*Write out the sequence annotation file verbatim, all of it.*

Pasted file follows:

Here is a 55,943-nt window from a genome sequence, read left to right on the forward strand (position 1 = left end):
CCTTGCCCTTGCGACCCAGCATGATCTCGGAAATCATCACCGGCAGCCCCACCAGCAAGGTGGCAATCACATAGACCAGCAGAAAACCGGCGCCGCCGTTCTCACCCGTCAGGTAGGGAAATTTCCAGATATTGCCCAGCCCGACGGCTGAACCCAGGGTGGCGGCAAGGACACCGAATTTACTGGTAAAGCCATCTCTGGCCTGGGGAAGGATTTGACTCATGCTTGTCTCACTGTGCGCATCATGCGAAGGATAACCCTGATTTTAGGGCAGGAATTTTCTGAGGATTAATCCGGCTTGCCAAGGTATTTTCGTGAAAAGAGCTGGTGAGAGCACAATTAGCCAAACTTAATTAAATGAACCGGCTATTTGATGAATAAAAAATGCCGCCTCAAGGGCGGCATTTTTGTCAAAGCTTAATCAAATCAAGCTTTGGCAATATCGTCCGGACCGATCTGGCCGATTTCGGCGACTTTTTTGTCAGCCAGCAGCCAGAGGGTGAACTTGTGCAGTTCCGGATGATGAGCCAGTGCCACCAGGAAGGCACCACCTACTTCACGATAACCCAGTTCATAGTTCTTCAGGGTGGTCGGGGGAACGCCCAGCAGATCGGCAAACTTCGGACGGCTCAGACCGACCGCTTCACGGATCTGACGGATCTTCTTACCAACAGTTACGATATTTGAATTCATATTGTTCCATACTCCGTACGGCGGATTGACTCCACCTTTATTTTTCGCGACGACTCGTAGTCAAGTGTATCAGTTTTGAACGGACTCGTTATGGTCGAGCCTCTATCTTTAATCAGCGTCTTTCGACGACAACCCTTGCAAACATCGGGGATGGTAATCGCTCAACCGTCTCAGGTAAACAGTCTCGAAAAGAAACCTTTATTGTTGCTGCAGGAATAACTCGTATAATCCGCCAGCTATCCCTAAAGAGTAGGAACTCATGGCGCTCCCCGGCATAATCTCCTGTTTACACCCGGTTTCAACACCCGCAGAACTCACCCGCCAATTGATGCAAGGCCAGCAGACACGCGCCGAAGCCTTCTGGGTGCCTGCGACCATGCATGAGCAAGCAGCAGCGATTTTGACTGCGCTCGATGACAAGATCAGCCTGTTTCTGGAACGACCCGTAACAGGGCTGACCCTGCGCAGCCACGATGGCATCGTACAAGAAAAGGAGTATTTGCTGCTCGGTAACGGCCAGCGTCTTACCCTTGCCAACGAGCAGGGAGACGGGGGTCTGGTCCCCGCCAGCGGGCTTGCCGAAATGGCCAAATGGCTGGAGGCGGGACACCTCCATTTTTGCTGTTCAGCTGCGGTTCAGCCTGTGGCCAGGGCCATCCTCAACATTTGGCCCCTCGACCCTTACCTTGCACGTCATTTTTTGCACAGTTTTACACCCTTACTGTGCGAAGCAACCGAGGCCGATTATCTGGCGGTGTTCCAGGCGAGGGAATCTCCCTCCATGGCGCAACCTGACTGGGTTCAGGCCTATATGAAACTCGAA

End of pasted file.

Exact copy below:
Here is a 55,943-nt window from a genome sequence, read left to right on the forward strand (position 1 = left end):
CCTTGCCCTTGCGACCCAGCATGATCTCGGAAATCATCACCGGCAGCCCCACCAGCAAGGTGGCAATCACATAGACCAGCAGAAAACCGGCGCCGCCGTTCTCACCCGTCAGGTAGGGAAATTTCCAGATATTGCCCAGCCCGACGGCTGAACCCAGGGTGGCGGCAAGGACACCGAATTTACTGGTAAAGCCATCTCTGGCCTGGGGAAGGATTTGACTCATGCTTGTCTCACTGTGCGCATCATGCGAAGGATAACCCTGATTTTAGGGCAGGAATTTTCTGAGGATTAATCCGGCTTGCCAAGGTATTTTCGTGAAAAGAGCTGGTGAGAGCACAATTAGCCAAACTTAATTAAATGAACCGGCTATTTGATGAATAAAAAATGCCGCCTCAAGGGCGGCATTTTTGTCAAAGCTTAATCAAATCAAGCTTTGGCAATATCGTCCGGACCGATCTGGCCGATTTCGGCGACTTTTTTGTCAGCCAGCAGCCAGAGGGTGAACTTGTGCAGTTCCGGATGATGAGCCAGTGCCACCAGGAAGGCACCACCTACTTCACGATAACCCAGTTCATAGTTCTTCAGGGTGGTCGGGGGAACGCCCAGCAGATCGGCAAACTTCGGACGGCTCAGACCGACCGCTTCACGGATCTGACGGATCTTCTTACCAACAGTTACGATATTTGAATTCATATTGTTCCATACTCCGTACGGCGGATTGACTCCACCTTTATTTTTCGCGACGACTCGTAGTCAAGTGTATCAGTTTTGAACGGACTCGTTATGGTCGAGCCTCTATCTTTAATCAGCGTCTTTCGACGACAACCCTTGCAAACATCGGGGATGGTAATCGCTCAACCGTCTCAGGTAAACAGTCTCGAAAAGAAACCTTTATTGTTGCTGCAGGAATAACTCGTATAATCCGCCAGCTATCCCTAAAGAGTAGGAACTCATGGCGCTCCCCGGCATAATCTCCTGTTTACACCCGGTTTCAACACCCGCAGAACTCACCCGCCAATTGATGCAAGGCCAGCAGACACGCGCCGAAGCCTTCTGGGTGCCTGCGACCATGCATGAGCAAGCAGCAGCGATTTTGACTGCGCTCGATGACAAGATCAGCCTGTTTCTGGAACGACCCGTAACAGGGCTGACCCTGCGCAGCCACGATGGCATCGTACAAGAAAAGGAGTATTTGCTGCTCGGTAACGGCCAGCGTCTTACCCTTGCCAACGAGCAGGGAGACGGGGGTCTGGTCCCCGCCAGCGGGCTTGCCGAAATGGCCAAATGGCTGGAGGCGGGACACCTCCATTTTTGCTGTTCAGCTGCGGTTCAGCCTGTGGCCAGGGCCATCCTCAACATTTGGCCCCTCGACCCTTACCTTGCACGTCATTTTTTGCACAGTTTTACACCCTTACTGTGCGAAGCAACCGAGGCCGATTATCTGGCGGTGTTCCAGGCGAGGGAATCTCCCTCCATGGCGCAACCTGACTGGGTTCAGGCCTATATGAAACTCGAA